Saint Anthony of Padua (1195-1231), Doctor of the Church, Confessor, Franciscan friar, and patron saint of lost items, travelers, and the poor. Saint Anthony’s life is one of preaching, writing, and prayer. He was canonized less than one year after his death, demonstrating the respect and veneration the Church held him in. In canonizing Anthony in 1232, Pope Gregory IX spoke of him as the “Ark of the Testament” and the “Repository of Holy Scripture.” In 1946 Pope Pius XII officially declared Anthony a Doctor of the Universal Church. Based upon his unending love for the Lord, the Church wants us to learn from Saint Anthony the meaning of true wisdom and what it means to become like Jesus, who humbled himself for us and served others without hesitation. Saint Anthony of Padua remains one of the most beloved and admired saints of the Church.
Below, Fifteen Teachings on Christ by Saint Anthony of Padua (as published in: Anthony: Words of Fire, Life of Light, by Madeline Pecora Nugent, published by Pauline Books).
A wedding celebrates the union of two people, a bride and a groom. Many times weddings are arranged between two contending families to produce peace between them, the man taking a bride from his rival’s family. In the human race, dissension existed between God and humanity. God wished to establish peace. All the messengers and legates sent by God could do nothing, so God the Father consented to send His Son who united Himself to our human nature in the womb of the Virgin Mary. Thus the union of God and man was complete in the Son. Two disparate natures joined. In Christ, we are granted union with the Father, forgiveness of sins, and a share in eternal life.
The first day of creation represents the Incarnation of our Savior. Without our Savior, we would be faithless and lost. Without light, our world would not exist. The light is Christ, ‘Who dwells in unapproachable light’ and ‘gives light to every person coming into the world.’ When the Father said, ‘Let there be light,’ He was also speaking of His Son’s Incarnation. St. John expresses this more succinctly: ‘The Word became flesh and made His dwelling among us.’ When Ezekiel writes ‘the hand of the Lord came upon me,’ he is referring to the Son in Whom and through Whom the Father created all things. God said, ‘let there be light,’ and the Light of the world was born of the Virgin Mary. ‘The darkness which covered the abyss,’ that is, the hearts of men, was dispelled.
After Mary and Joseph found Jesus in the temple, ‘He went down with them and came to Nazareth, and was obedient to them.’ Let all boasting cease, let all impudence disappear in the face of these words. ‘He was obedient to them.’ Who was He Who was obedient? He who has created everything from nothing. He ‘Who,’ as Isaiah says, ‘has cupped in His hand the waters of the sea, and marked off the heavens with a span; Who has held in a measure the dust of the earth, weighed the mountains in scales and the hills in a balance.’ ‘Who,’ as Job says, ‘shakes the earth out of its place, and the pillars beneath it tremble; Who commands the sun, and it rises not, Who seals up the stars; Who alone stretches out the heavens and treads upon the crests of the sea; Who made the Bear and the Orion, the Pleiades and the Constellations of the south; Who does great things past finding out, marvelous things beyond reckoning.’ He Who does all these things, ‘was obedient to them.’ Whom did He obey? A carpenter. And a poor, humble virgin. He Who is the Beginning and the End, the Ruler of angels made Himself obedient to human creatures. The Creator of the heavens obeys a carpenter, the God of eternal glory listens to a poor virgin. Has anyone ever witnessed anything comparable to this? Has any ear heard anything like this?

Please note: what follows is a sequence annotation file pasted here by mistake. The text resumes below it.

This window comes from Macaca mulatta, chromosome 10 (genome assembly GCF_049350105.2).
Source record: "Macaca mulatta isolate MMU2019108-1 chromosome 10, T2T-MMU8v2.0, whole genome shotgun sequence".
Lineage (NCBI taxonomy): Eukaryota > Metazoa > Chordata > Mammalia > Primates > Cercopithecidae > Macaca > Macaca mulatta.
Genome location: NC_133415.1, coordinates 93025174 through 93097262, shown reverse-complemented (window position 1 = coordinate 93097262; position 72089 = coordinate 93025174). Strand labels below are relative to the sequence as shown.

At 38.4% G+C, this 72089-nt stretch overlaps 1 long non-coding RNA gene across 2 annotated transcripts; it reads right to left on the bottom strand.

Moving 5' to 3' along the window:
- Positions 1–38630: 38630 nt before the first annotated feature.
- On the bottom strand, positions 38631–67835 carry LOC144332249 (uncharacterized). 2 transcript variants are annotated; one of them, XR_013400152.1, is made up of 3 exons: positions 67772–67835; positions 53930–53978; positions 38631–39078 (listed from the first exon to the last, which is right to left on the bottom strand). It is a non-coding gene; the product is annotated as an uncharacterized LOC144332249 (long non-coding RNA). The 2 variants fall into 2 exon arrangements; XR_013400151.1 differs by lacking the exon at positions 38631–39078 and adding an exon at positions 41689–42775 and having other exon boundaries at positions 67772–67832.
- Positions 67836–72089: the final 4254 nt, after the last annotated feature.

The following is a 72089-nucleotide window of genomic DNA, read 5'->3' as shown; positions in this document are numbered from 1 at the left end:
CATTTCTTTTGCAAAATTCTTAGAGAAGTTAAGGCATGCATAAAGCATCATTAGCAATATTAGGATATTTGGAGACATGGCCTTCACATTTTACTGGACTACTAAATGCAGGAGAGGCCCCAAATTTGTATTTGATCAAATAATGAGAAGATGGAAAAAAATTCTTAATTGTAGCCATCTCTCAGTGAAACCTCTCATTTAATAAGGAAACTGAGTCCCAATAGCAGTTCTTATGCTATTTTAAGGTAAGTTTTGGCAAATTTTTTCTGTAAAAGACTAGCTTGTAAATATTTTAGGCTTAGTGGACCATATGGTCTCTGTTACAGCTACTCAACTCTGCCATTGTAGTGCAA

We receive God’s forgiveness. Then we are worthy to receive in abundance at the table of the Eucharist where ‘you cannot be partakers of the table of the Lord and of the table of devils.’ For God and demons are enemies, and those who do not serve the One surely serve the other. At which table do you wish to be seated? The food served at the first table, the table of doctrine, is the word of life. The feast at the second table of penance is the food of groanings and tears. The meal at the third is the Body and the Blood of Christ. Must you choose your table? No! God calls you to all three! So come like children ‘around the table,’ seeing all that God has to offer, taking all that God wishes to give you. Come. Believe firmly. Approach reverently. Admit the unworthiness of such great grace given to you. Eat of the tables of God with humility. Oh, Christ, may we nourish ourselves at Your three-fold table so joyfully, humbly, and trustingly that we may merit to be nourished at Your eternal table in heaven. Amen.
The Son, obedient to His Father’s bidding, ran to meet death, death on a cross. Therefore, ‘He stood with His hands outstretched’ on the cross ‘between the living and the dead.’ He was stretched between two thieves, one of whom was saved and the other condemned; He stood between those who were being kept in prison in the netherworld and those who were living in the miseries of this world’s exile. All of these the Son delivered from the diabolic persecution when He offered Himself to the Father in the sweet fragrance of sacrifice. In His arms outstretched on the cross, Christ gathers us. He lifts us to the bosom of His mercy as a mother takes her child. He nourishes us with His Blood as if it were milk. And He has carried us in His arms extended on the cross. Therefore, rejoice because Christ has died for you.
Let us raise our eyes and fix them on Jesus crucified, the author of salvation. Let us contemplate our Lord pierced with nails and suspended from the cross. How can you not believe when your life is hanging before you from the cross? What is more important than a man’s life? The life of the body is the soul and the life of the soul is Christ. Here, then, your very life hangs from the cross. How can you not feel any pain? How can you refuse to identify yourself with His suffering? If Christ is your life, as He truly is, how can you keep from following Him, ready with Peter and Thomas to be thrown into jail and to die at His side? Christ hangs from the cross before you to invite you to share in His suffering. He never stops calling to us, ‘Come, all you who pass by the way, look and see whether there is nay suffering like My suffering.’
Your life hangs before you on the cross so that you might see yourself as in a mirror. You can see thus how serious were your wounds and that they can be healed by no other medicine than by the Blood of the Son of God. And, if you pause to reflect deeply, you can also come to understand how sublime is your dignity. How lofty is the greatness of your human person for which it was necessary to pay so incalculable a price. The ‘mirror’ of the cross shows you what you are in the present; it teaches you to what depths you must lower your pride, how you must mortify the desires of your flesh, how you ought to pray to the Father for those who persecute you, and place your spirit in His hands.